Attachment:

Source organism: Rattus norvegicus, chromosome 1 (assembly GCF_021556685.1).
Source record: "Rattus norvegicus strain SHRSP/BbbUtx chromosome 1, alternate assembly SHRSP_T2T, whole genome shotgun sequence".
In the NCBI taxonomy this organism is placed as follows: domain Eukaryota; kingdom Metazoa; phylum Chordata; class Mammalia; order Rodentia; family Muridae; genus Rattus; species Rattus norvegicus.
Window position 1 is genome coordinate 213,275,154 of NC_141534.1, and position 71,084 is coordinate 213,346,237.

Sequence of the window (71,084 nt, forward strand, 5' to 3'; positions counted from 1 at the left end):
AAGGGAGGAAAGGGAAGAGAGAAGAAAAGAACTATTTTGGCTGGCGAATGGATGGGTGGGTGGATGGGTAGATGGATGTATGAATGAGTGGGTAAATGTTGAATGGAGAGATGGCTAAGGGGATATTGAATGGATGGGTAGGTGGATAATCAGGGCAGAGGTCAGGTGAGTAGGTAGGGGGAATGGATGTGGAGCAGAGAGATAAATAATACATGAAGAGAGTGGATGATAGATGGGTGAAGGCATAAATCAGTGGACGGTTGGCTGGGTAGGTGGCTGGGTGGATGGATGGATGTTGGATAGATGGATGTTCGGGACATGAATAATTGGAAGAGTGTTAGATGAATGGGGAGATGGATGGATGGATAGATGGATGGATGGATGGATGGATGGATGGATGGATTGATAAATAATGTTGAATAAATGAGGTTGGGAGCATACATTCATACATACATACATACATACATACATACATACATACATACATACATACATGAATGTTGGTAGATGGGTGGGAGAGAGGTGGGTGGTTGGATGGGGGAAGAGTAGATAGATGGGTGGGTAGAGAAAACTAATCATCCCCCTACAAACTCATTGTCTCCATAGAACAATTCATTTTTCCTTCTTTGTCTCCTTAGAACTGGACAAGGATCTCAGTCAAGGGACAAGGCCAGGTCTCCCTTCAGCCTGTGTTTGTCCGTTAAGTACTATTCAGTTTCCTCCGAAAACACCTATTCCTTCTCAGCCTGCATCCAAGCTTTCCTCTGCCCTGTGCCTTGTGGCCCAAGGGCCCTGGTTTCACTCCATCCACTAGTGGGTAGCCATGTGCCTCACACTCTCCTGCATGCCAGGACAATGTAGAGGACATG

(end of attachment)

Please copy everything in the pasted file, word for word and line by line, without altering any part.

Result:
Source organism: Rattus norvegicus, chromosome 1 (assembly GCF_021556685.1).
Source record: "Rattus norvegicus strain SHRSP/BbbUtx chromosome 1, alternate assembly SHRSP_T2T, whole genome shotgun sequence".
In the NCBI taxonomy this organism is placed as follows: domain Eukaryota; kingdom Metazoa; phylum Chordata; class Mammalia; order Rodentia; family Muridae; genus Rattus; species Rattus norvegicus.
Window position 1 is genome coordinate 213,275,154 of NC_141534.1, and position 71,084 is coordinate 213,346,237.

Sequence of the window (71,084 nt, forward strand, 5' to 3'; positions counted from 1 at the left end):
AAGGGAGGAAAGGGAAGAGAGAAGAAAAGAACTATTTTGGCTGGCGAATGGATGGGTGGGTGGATGGGTAGATGGATGTATGAATGAGTGGGTAAATGTTGAATGGAGAGATGGCTAAGGGGATATTGAATGGATGGGTAGGTGGATAATCAGGGCAGAGGTCAGGTGAGTAGGTAGGGGGAATGGATGTGGAGCAGAGAGATAAATAATACATGAAGAGAGTGGATGATAGATGGGTGAAGGCATAAATCAGTGGACGGTTGGCTGGGTAGGTGGCTGGGTGGATGGATGGATGTTGGATAGATGGATGTTCGGGACATGAATAATTGGAAGAGTGTTAGATGAATGGGGAGATGGATGGATGGATAGATGGATGGATGGATGGATGGATGGATGGATGGATTGATAAATAATGTTGAATAAATGAGGTTGGGAGCATACATTCATACATACATACATACATACATACATACATACATACATACATACATACATGAATGTTGGTAGATGGGTGGGAGAGAGGTGGGTGGTTGGATGGGGGAAGAGTAGATAGATGGGTGGGTAGAGAAAACTAATCATCCCCCTACAAACTCATTGTCTCCATAGAACAATTCATTTTTCCTTCTTTGTCTCCTTAGAACTGGACAAGGATCTCAGTCAAGGGACAAGGCCAGGTCTCCCTTCAGCCTGTGTTTGTCCGTTAAGTACTATTCAGTTTCCTCCGAAAACACCTATTCCTTCTCAGCCTGCATCCAAGCTTTCCTCTGCCCTGTGCCTTGTGGCCCAAGGGCCCTGGTTTCACTCCATCCACTAGTGGGTAGCCATGTGCCTCACACTCTCCTGCATGCCAGGACAATGTAGAGGACATG